A Half-Tone Victory for Merkel

Credit Hannibal Hanschke/Reuters

Angela Merkel won a fourth term at the helm of Germany ensuing the German federal parliamentary election. In postwar Germany, she is now one of the longest serving Chancellors after Konrad Adenauer and Helmut Kohl. Despite winning her fourth mandate and maintaining her status of most seasoned European politician, she is facing some serious challenges at home. Her conservative party, the CDU, scored one of the lowest results in recent memory and lost almost 1 million voters to the extreme-right anti-immigrant party, Alternative for Germany (AfD). Time will tell, but this general election sends a signal to Germany, Europe and the world: traditional postwar german politics appear to be changing. This election marks very well a substantial political shift.

Data and Political Landscape

The big story of this election is the rise of the AfD as the third largest bloc in the parliament with over 88 deputies, as it received 12.6% of the vote. As argued by Gideon Rachman of the Financial Times, “Germany now looks more like a ‘normal’ western country. And that, ironically, is not something to be welcomed.” The normality implies a Western country with a relatively strong presence by a extreme-right anti-immigrant party. Germany is not immune anymore.

The AfD was founded in 2013 in response to the bailout of the Eurozone economies. It was an eurosceptic party created by conservative intellectuals six months prior to the 2013 elections, led by a professor of economics at the University of Hamburg, Bernd Lucke, opposed to the bailouts by Germany of other eurozone economies. At that time, the party failed to make it into the Bundestag receiving only 4.6% of the vote, or 0.4 percentage points below the 5% cutoff. The 2015-16 refugee crisis leading to an open-door policy by Chancellor Merkel, welcoming over 1 million refugees, was used by the AfD leadership in order to shift the party ideology from eurosceptism to anti-immigration. The three figureheads of the party being Alexander Gauland, Alice Weidel, and Frauke Petry have used incendiary rhetorics and not shied away from addressing Germany’s nazi past.

Screen Shot 2017-09-25 at 11.14.51 AM
Source: The Guardian

With 32.9% of the vote, Merkel’s CDU won the night and a significant share of the Bundestag. However, it is a half-tone victory considering one of the worst results for the CDU losing over 8.6% of the votes compared with the 2013 general election. Furthermore, Merkel’s CDU saw the migration of roughly 1 million voters towards the AfD (see chart below). Merkel’s agenda throughout the campaign was mainly based on the concept of continuity. But the migration towards the AfD may not be only about immigration policies. Chancellor Merkel played a considerable role on making Germany one of the strongest world economies and the economic power of the European bloc. The reforms began in the 1990s, continued by Merkel, implementing neoliberal economic programs permitting to grow the economy, lower unemployment and averse the debt. For instance, four of the world largest companies are German and the country has one of the lowest unemployment level at 5.7%. But these policies came at a cost as the trade-off allowed a huge wealth to companies and low wages. Over the 12 years under Merkel, the disparity between the wealthy and the poor has widened and 16% of the population is at risk of poverty.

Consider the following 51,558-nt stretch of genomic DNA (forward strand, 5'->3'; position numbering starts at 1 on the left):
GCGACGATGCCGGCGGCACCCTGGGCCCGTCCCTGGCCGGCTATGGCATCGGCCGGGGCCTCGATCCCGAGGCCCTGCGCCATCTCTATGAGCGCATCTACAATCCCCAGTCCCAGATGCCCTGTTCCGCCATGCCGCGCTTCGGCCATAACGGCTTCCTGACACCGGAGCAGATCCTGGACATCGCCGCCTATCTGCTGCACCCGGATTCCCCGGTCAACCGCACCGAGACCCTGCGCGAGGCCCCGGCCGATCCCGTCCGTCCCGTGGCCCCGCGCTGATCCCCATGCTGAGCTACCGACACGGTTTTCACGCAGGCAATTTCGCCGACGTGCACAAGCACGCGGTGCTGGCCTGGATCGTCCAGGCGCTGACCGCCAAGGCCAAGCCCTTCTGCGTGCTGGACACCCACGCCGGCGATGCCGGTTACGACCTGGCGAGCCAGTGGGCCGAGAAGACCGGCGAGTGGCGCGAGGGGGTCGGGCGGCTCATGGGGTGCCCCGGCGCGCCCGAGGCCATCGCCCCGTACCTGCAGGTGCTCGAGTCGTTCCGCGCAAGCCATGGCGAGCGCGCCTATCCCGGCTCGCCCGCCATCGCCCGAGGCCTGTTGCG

Arguable one of the major losers of the 2017 election is the SPD receiving its worst defeat since40674809_303 postwar with 20.5% of voters. In a four year period, the party led by Martin Schulz, the former President of the European Parliament, lost over 5% of voters. One of the major problems for Schulz, whom lacked strong domestic presence, was his inability to articulate a clear alternative to Merkel’s CDU. In addition, traditional SPD voters, its blue-collars base, is declining and represents roughly 19% of the electorate. This number almost mirrors the final results of the SPD at this election. In addition, almost half a million of SPD voters migrated towards the AfD during this election cycle. Schulz’s call to bring the party into the opposition, meaning it won’t join the coalition with the CDU, is no surprise. During his announcement, the SPD leader declared that “in a democracy the opposition is perhaps a more decisive force than the government.” The hope and strategy is to redefine the values, policies and ultimately ideology of the SPD for the next general election in order to attract more voters.